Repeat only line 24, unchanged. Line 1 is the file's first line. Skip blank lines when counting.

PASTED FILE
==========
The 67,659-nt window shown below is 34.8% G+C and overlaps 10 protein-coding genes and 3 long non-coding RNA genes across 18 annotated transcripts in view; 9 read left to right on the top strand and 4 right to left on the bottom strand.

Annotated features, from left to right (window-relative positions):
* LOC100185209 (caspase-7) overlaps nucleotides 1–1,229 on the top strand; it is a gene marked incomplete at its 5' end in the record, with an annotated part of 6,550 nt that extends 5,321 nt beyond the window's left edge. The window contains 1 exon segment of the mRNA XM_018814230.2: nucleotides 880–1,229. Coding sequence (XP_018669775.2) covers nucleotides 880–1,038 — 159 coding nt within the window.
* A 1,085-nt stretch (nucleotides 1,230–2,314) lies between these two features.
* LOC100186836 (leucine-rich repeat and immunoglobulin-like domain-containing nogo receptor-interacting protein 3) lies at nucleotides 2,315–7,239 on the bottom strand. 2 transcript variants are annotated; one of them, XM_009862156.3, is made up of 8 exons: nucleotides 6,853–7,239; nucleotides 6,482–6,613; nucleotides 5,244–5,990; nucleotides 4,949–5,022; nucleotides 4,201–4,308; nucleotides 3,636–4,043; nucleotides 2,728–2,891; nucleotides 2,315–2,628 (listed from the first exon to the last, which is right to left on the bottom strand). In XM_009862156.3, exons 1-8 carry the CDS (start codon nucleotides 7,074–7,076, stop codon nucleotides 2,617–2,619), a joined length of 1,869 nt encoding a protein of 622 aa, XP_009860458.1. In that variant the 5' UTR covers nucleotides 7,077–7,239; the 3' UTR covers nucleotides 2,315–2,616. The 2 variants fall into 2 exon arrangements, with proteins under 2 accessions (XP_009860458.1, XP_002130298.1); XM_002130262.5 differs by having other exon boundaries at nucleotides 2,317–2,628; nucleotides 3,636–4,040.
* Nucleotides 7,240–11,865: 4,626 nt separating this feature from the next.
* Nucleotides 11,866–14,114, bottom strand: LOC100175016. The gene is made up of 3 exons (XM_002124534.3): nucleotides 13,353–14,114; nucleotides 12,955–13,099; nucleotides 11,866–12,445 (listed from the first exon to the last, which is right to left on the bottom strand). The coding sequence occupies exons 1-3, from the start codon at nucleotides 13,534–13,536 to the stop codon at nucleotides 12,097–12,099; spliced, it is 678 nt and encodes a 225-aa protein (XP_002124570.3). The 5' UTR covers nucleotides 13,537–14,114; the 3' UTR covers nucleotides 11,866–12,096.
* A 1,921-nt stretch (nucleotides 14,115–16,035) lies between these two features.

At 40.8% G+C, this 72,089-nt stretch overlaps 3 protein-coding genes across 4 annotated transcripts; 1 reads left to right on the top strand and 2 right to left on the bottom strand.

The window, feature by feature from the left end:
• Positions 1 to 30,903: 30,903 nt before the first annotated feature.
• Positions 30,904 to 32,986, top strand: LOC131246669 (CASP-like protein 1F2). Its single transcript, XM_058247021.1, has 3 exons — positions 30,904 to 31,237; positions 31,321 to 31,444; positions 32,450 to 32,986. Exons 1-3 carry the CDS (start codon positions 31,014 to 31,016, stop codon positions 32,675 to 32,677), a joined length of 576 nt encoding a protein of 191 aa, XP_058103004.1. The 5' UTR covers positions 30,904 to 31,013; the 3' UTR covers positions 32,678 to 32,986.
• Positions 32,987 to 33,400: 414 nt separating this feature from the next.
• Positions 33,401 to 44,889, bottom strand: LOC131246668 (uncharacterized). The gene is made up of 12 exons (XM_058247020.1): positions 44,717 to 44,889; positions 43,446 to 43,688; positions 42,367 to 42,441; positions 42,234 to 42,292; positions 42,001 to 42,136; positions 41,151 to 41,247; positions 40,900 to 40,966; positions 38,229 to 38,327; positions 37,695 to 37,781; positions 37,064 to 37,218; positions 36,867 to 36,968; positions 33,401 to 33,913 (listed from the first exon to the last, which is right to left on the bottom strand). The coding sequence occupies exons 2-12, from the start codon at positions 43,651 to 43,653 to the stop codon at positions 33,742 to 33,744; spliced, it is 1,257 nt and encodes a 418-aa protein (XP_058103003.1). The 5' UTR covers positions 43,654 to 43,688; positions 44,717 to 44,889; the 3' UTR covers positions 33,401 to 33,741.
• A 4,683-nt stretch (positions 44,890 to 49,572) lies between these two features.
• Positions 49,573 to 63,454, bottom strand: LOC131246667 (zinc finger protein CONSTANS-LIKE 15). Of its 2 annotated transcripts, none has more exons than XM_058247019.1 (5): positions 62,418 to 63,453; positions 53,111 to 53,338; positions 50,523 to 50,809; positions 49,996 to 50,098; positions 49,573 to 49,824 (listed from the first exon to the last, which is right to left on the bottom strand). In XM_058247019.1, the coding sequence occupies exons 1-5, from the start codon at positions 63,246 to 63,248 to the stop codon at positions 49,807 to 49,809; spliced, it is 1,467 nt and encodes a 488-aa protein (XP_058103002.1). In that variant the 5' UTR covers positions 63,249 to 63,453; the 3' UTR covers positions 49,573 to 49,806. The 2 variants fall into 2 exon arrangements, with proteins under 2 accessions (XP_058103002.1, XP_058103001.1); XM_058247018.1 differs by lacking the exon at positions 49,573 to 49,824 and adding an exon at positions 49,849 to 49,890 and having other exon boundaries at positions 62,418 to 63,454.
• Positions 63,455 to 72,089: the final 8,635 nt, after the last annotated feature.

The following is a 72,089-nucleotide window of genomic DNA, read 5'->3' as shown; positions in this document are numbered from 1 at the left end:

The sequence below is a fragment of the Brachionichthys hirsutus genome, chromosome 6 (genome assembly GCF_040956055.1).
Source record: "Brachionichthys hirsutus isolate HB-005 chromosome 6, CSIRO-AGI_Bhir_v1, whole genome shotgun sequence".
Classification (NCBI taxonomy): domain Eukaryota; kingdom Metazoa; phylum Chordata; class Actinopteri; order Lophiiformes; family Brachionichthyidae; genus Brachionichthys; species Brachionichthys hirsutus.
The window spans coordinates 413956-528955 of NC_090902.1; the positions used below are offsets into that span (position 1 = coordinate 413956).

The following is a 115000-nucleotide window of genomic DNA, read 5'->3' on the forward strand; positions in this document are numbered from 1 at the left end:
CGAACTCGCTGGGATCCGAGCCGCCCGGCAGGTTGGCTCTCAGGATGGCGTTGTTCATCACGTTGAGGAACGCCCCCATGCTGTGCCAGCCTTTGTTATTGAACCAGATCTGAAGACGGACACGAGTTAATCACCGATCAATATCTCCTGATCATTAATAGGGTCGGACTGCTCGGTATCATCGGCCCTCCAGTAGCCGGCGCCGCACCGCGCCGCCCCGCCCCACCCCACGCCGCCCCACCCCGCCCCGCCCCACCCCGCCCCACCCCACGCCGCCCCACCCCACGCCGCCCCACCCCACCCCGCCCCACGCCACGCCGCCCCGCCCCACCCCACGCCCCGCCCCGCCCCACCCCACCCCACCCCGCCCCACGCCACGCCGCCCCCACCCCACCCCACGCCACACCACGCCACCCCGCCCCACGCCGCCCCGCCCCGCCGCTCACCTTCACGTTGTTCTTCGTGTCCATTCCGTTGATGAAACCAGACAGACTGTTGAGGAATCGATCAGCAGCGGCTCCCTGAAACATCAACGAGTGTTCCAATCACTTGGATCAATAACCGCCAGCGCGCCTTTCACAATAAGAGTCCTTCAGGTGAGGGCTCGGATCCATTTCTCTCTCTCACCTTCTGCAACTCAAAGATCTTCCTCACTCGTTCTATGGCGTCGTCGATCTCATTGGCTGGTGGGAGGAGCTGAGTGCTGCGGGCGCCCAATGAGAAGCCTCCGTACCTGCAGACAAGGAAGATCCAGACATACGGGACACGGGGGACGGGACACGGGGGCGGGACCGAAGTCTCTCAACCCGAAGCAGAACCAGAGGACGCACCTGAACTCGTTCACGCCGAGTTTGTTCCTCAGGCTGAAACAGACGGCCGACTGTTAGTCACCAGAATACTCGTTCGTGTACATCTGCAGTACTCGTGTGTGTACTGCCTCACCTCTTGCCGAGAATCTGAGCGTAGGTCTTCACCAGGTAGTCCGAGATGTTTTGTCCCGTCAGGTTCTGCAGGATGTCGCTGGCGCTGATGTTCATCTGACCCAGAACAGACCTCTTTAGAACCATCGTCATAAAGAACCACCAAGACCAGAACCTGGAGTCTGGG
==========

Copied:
CGAACTCGCTGGGATCCGAGCCGCCCGGCAGGTTGGCTCTCAGGATGGCGTTGTTCATCACGTTGAGGAACGCCCCCATGCTGTGCCAGCCTTTGTTATTGAACCAGATCTGAAGACGGACACGAGTTAATCACCGATCAATATCTCCTGATCATTAATAGGGTCGGACTGCTCGGTATCATCGGCCCTCCAGTAGCCGGCGCCGCACCGCGCCGCCCCGCCCCACCCCACGCCGCCCCACCCCGCCCCGCCCCACCCCGCCCCACCCCACGCCGCCCCACCCCACGCCGCCCCACCCCACCCCGCCCCACGCCACGCCGCCCCGCCCCACCCCACGCCCCGCCCCGCCCCACCCCACCCCACCCCGCCCCACGCCACGCCGCCCCCACCCCACCCCACGCCACACCACGCCACCCCGCCCCACGCCGCCCCGCCCCGCCGCTCACCTTCACGTTGTTCTTCGTGTCCATTCCGTTGATGAAACCAGACAGACTGTTGAGGAATCGATCAGCAGCGGCTCCCTGAAACATCAACGAGTGTTCCAATCACTTGGATCAATAACCGCCAGCGCGCCTTTCACAATAAGAGTCCTTCAGGTGAGGGCTCGGATCCATTTCTCTCTCTCACCTTCTGCAACTCAAAGATCTTCCTCACTCGTTCTATGGCGTCGTCGATCTCATTGGCTGGTGGGAGGAGCTGAGTGCTGCGGGCGCCCAATGAGAAGCCTCCGTACCTGCAGACAAGGAAGATCCAGACATACGGGACACGGGGGACGGGACACGGGGGCGGGACCGAAGTCTCTCAACCCGAAGCAGAACCAGAGGACGCACCTGAACTCGTTCACGCCGAGTTTGTTCCTCAGGCTGAAACAGACGGCCGACTGTTAGTCACCAGAATACTCGTTCGTGTACATCTGCAGTACTCGTGTGTGTACTGCCTCACCTCTTGCCGAGAATCTGAGCGTAGGTCTTCACCAGGTAGTCCGAGATGTTTTGTCCCGTCAGGTTCTGCAGGATGTCGCTGGCGCTGATGTTCATCTGACCCAGAACAGACCTCTTTAGAACCATCGTCATAAAGAACCACCAAGACCAGAACCTGGAGTCTGGG